Darby beautifully embodies the rational-minded young Maddie with her terse and straightforward rhetoric. She knows what she wants and she will not budge on those proclivities – whatever they might be. Glen Campbell was hardly an actor, but instead a country music superstar and yet the musician makes a handy Texas Ranger in a pinch bringing a sense of camaraderie and humor to wrangle with his counterparts.

As with many of his other great westerns, Wayne and company are surrounded by a solid group of stock characters including the likes of Dennis Hopper, Robert Duvall, Strother Martin, and even John Fiedler.

The film is adapted from the Charles Portis novel where Maddie, intent on catching the man who killed her father, hires Cogburn to track him down. They are joined by Laboeuf and thus begins their search.

Looking at the plot alone, this film is about a journey to apprehend a fugitive man named Tom Cheney, who killed Maddy’s father as well as a Senator back in Texas. But really what we’re watching is this unlikely trio joins forces to do things we would never expect from them. It’s certainly no coon hunt, but then again it’s hardly a single-minded mission. Maddy has one opinion, the Texas Ranger has another, and Rooster Cogburn’s mostly drunk when he’s not belittling his rival or poking fun at “Baby Sister.” Do we mind? Certainly not because time makes these three companions into friends. Their ribbing gives way to trust and their anger and annoyance breed mutual respect.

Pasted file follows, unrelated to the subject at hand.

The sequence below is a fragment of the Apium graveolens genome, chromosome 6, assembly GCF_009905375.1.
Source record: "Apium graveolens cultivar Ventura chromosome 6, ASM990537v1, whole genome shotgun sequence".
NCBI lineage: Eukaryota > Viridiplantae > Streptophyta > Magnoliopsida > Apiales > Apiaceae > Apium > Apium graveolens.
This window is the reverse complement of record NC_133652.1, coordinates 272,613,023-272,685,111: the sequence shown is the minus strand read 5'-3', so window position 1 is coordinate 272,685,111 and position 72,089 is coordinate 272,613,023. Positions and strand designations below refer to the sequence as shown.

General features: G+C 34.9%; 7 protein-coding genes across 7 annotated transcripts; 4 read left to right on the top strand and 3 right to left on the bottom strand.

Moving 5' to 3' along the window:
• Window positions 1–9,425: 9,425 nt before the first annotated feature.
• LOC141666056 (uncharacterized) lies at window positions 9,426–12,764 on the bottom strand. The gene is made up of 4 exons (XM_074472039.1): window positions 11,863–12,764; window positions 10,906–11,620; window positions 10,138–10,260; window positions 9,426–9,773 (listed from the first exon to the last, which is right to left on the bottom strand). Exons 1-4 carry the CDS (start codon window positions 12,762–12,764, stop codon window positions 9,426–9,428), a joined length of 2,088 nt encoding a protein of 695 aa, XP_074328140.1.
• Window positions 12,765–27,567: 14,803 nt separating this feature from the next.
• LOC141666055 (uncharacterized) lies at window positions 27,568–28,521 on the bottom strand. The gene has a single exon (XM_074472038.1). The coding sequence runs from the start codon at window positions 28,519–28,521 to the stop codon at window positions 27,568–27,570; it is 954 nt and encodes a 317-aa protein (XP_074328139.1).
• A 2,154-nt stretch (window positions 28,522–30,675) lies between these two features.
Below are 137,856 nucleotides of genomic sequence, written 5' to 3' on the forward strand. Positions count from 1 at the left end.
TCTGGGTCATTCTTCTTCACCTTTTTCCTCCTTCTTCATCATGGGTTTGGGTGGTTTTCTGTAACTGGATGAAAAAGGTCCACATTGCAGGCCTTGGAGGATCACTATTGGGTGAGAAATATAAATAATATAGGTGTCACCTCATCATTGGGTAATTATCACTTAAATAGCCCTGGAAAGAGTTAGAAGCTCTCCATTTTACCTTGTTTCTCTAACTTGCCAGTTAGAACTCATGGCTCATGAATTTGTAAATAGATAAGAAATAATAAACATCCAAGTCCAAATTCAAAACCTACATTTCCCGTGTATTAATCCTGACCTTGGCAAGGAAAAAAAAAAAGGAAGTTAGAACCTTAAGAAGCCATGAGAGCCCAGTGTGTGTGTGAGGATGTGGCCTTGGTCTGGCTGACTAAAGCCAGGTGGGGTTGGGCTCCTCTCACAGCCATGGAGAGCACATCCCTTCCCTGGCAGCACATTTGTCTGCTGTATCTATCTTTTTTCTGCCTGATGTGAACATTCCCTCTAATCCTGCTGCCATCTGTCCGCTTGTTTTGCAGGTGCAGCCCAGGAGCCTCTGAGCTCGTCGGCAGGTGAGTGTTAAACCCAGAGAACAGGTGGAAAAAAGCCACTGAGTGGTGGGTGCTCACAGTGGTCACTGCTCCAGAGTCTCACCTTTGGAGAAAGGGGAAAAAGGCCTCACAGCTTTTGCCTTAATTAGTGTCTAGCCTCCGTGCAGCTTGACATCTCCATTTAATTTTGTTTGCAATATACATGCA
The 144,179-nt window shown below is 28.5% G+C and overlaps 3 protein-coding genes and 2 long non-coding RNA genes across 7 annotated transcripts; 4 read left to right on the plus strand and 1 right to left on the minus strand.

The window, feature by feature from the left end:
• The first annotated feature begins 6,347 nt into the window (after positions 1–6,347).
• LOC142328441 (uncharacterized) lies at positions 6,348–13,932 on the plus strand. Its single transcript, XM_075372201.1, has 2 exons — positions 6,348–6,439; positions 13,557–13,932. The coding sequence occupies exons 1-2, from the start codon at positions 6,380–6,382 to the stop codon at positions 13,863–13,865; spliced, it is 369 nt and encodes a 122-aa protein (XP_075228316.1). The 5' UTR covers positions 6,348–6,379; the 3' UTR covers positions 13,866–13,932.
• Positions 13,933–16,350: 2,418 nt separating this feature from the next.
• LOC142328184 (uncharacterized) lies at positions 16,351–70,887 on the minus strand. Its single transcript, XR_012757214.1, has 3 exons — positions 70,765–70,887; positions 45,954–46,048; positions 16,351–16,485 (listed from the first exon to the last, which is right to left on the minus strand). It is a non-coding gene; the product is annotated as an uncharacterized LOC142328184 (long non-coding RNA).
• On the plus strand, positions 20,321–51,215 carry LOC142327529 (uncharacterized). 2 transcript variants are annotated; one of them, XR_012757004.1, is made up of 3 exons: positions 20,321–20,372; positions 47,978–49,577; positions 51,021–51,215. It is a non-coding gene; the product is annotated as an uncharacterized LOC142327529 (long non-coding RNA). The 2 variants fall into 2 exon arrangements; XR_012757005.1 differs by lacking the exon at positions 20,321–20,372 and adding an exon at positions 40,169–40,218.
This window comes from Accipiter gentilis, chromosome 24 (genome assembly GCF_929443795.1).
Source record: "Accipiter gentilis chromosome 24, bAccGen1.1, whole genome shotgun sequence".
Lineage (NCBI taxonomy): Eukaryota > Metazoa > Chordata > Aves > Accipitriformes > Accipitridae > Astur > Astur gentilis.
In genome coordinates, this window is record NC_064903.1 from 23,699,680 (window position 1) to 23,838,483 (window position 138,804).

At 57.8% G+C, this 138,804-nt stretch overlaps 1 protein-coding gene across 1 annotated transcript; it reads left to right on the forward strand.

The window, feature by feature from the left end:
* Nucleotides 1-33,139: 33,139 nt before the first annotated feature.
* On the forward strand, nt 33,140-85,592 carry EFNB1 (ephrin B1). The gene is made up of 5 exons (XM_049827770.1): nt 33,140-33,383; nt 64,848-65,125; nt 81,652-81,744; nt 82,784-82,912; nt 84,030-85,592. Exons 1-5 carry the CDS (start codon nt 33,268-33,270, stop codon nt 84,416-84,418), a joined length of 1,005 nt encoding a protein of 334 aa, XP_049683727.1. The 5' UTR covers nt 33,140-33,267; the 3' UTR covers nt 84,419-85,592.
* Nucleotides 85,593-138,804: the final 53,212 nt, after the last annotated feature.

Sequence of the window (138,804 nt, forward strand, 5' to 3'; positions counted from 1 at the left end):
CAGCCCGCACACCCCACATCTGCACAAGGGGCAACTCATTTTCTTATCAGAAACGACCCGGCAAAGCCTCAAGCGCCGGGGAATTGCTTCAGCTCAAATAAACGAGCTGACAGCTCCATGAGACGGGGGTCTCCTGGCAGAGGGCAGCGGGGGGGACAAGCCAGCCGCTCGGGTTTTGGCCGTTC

Nothing beats the adrenaline rush of seeing Wayne charge across a vast meadow towards Ned Pepper and his cronies, with his guns drawn and a bridle between his teeth. The sequence is enhanced by the spectacular Colorado landscape that adds another character to the entire film. You cannot witness such a scene and simply write it off as average. That’s part of the reason we go to the movies – to see men with True Grit.

The Coen Brothers brought us a darker, more dramatic interpretation of this film, but it is hard to beat the fun of Henry Hathaway’s version. John Wayne, Rooster Cogburn, whatever you want to call him, he has True Grit. Isn’t that right baby sister?

4.5/5 Stars

Review: Red River (1948)

redriver1Any conversation on quintessential American Westerns certainly has to at least consider Red River. It has genre mainstay John Wayne in one of his most stirring performances, a moody precursor to The Searchers. It boasts the debut of the often criminally under-appreciated method actor Monty Clift. Moreover, it’s cinematic space is filled out by a colorful array of prominent Western stock players. You have the always ornery Walter Brennan, pudgy Noah Beery Jr., Harey Carey Jr., Hank Worden, and numerous others. For a second you can even forget that this isn’t a John Ford film, but instead, the story is placed in the ever-adept hands of Howard Hawks, who knows how to craft compelling stories no matter the genre he’s working in.

In 1851, before Tom Dunson (Wayne) settles on a new plot of land near the Rio Grande and begins to raise his cattle with the brand of the Red River D, he loses the love of his life to an Indian raid, while also picking up an orphaned boy in the aftermath. That young man, Matt Garth (Clift), would become like Dunson’s adopted son and his right-hand man when it comes to running his ranch. The rest of Red River is essentially a road film that chronicles the first cattle drive along the Chisolm Trail. It’s bound to be a gritty, sweaty, and undoubtedly smelly road ahead as Wayne and Clift take the reins on this journey. The intrigue comes with power dynamics because when you put two or more people in a confined space sparks are bound to fly at some point.